An appeal bench decision sets the cat amongst the pigeons in the realm of material non-disclosure.
The well-known judgment in Jerrier v OUTsurance dealt with whether OUTsurance was entitled to reject Jerrier’s claim for accidental damage to his insured Audi R8 sports car. The reason for the rejection was non-disclosure of two previous motor incidents for which Jerrier had not claimed. The appeal court, overturning the earlier ruling in this matter, held that OUTsurance was not entitled to reject the claim.
The previous incidents were a pothole collision causing damage to a rim and a collision with a bakkie which resulted in a memorable altercation between the insured and the bakkie’s driver in Beach Road, Amanzimtoti (and an expensive repair bill to the insured vehicle).
Jerrier’s version was that he elected not to claim for what he regarded as two low-value incidents in order to preserve his “OUTbonus”.
The court held that Jerrier’s failure to report the two previous incidents did not entitle OUTsurance to avoid liability for loss sustained in a later, unrelated incident. His intention by not notifying was to preserve the reward of a refund through his OUTbonus. The non-disclosure was not material and did not entitle OUTsurance to reject.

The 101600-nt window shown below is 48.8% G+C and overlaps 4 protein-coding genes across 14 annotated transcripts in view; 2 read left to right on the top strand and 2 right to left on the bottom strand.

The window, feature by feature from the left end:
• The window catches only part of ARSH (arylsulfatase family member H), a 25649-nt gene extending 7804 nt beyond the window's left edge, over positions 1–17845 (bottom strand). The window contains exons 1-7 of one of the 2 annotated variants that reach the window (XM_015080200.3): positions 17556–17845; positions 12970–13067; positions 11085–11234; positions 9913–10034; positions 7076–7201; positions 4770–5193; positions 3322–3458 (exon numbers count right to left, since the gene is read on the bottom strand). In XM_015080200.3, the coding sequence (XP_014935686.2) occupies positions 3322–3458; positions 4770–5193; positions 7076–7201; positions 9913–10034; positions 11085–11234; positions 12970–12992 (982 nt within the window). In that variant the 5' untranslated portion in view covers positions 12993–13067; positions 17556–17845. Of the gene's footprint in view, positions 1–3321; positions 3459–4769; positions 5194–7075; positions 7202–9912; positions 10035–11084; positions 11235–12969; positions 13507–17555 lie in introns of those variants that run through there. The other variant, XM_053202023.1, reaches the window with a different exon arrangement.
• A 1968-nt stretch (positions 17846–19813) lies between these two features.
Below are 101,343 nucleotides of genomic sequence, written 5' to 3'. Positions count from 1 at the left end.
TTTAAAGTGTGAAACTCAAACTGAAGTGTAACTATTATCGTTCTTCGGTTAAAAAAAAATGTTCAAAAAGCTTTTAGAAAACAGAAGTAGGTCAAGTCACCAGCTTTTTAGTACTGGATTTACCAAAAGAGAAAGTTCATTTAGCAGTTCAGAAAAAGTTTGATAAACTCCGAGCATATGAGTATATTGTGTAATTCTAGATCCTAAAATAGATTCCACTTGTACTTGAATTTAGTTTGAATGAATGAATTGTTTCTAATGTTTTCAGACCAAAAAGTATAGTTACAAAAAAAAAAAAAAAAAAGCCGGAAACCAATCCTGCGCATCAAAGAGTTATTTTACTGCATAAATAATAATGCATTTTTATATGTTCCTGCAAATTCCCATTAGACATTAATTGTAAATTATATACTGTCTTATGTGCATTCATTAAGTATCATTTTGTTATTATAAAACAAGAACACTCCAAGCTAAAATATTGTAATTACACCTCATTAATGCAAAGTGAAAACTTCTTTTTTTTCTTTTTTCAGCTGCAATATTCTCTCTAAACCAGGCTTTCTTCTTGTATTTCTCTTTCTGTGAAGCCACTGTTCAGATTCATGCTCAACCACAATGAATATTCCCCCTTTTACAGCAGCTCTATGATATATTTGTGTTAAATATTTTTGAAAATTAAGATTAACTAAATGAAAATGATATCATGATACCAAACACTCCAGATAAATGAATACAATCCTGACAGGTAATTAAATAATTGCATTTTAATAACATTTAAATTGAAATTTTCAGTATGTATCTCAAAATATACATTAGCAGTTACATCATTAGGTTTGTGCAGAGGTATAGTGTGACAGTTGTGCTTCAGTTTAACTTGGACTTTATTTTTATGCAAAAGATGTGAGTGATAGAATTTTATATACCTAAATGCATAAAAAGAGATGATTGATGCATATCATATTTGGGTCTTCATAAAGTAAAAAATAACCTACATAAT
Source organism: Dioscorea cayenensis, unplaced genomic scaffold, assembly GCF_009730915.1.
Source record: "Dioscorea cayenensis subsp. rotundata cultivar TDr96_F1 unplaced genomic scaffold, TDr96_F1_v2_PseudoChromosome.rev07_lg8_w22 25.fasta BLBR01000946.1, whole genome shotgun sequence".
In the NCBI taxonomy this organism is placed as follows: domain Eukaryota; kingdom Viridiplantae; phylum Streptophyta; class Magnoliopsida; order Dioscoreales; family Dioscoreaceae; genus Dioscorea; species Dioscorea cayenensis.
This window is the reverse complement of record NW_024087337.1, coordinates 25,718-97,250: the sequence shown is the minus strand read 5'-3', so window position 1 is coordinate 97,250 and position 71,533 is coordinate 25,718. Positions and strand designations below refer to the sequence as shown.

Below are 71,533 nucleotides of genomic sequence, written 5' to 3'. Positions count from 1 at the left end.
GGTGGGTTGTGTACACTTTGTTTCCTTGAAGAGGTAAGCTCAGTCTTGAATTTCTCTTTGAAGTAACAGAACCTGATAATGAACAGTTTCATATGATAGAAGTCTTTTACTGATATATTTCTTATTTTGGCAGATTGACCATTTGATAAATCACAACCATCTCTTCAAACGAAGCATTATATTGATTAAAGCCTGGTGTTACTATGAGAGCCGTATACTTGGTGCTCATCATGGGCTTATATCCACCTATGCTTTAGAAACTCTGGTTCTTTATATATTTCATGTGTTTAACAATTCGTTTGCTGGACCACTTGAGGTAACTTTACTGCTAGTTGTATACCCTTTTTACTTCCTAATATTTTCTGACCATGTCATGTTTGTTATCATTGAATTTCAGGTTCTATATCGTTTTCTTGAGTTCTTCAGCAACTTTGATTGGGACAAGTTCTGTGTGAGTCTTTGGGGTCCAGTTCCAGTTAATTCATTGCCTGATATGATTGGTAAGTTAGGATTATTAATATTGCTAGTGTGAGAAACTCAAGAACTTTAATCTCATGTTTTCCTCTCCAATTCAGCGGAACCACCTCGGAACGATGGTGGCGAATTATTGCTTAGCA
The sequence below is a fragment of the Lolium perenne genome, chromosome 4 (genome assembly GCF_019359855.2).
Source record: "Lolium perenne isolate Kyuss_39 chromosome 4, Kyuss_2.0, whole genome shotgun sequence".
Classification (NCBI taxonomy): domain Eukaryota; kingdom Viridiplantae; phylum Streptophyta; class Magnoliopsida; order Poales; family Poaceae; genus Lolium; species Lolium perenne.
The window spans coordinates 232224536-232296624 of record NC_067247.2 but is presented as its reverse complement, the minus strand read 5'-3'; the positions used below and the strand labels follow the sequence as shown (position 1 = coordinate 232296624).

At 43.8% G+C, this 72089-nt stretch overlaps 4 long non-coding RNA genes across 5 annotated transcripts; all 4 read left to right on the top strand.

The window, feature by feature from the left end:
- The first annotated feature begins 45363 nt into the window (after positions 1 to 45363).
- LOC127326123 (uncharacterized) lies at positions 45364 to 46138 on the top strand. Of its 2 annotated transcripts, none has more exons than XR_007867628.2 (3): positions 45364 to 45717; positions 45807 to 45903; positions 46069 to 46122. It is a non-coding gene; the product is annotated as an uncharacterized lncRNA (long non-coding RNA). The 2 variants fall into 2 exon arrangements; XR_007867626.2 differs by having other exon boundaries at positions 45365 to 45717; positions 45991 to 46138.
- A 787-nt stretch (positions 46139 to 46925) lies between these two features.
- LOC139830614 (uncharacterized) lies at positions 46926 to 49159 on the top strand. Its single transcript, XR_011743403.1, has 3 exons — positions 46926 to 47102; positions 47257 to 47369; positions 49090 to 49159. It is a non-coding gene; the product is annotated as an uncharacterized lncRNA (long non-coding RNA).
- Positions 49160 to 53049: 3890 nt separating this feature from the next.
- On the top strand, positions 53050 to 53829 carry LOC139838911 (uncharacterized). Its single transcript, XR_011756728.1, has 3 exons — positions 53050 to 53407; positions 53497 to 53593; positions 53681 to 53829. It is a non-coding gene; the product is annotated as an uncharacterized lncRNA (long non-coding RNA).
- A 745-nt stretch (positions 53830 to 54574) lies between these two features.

The court affirmed the principle that an insurance contract does not require a higher standard of good faith. The duty of disclosure hinges on materiality and the distinction between good faith and bad faith. There is no special category to be applied to insurance contracts.
The lower court was mistaken in placing emphasis on the policy requirement that the insured immediately report a change in circumstances and any accident within 30 days, even if he did not intend to claim in future.
The OUTsurance “plain language” wording was found not to be as simple or worded in plain language as the insurer may have believed. The OUTsurance policy is not similar to other conventional policies, which are subject to annual renewal and the completion of an annual questionnaire. The OUTbonus incentive is a distinguishing feature from other policies and its effect cannot be ignored.
This judgment should cause insurers to reflect on their wordings. Innovative and differentiating features such as no-claim bonuses may affect the application of usual principles of insurance law.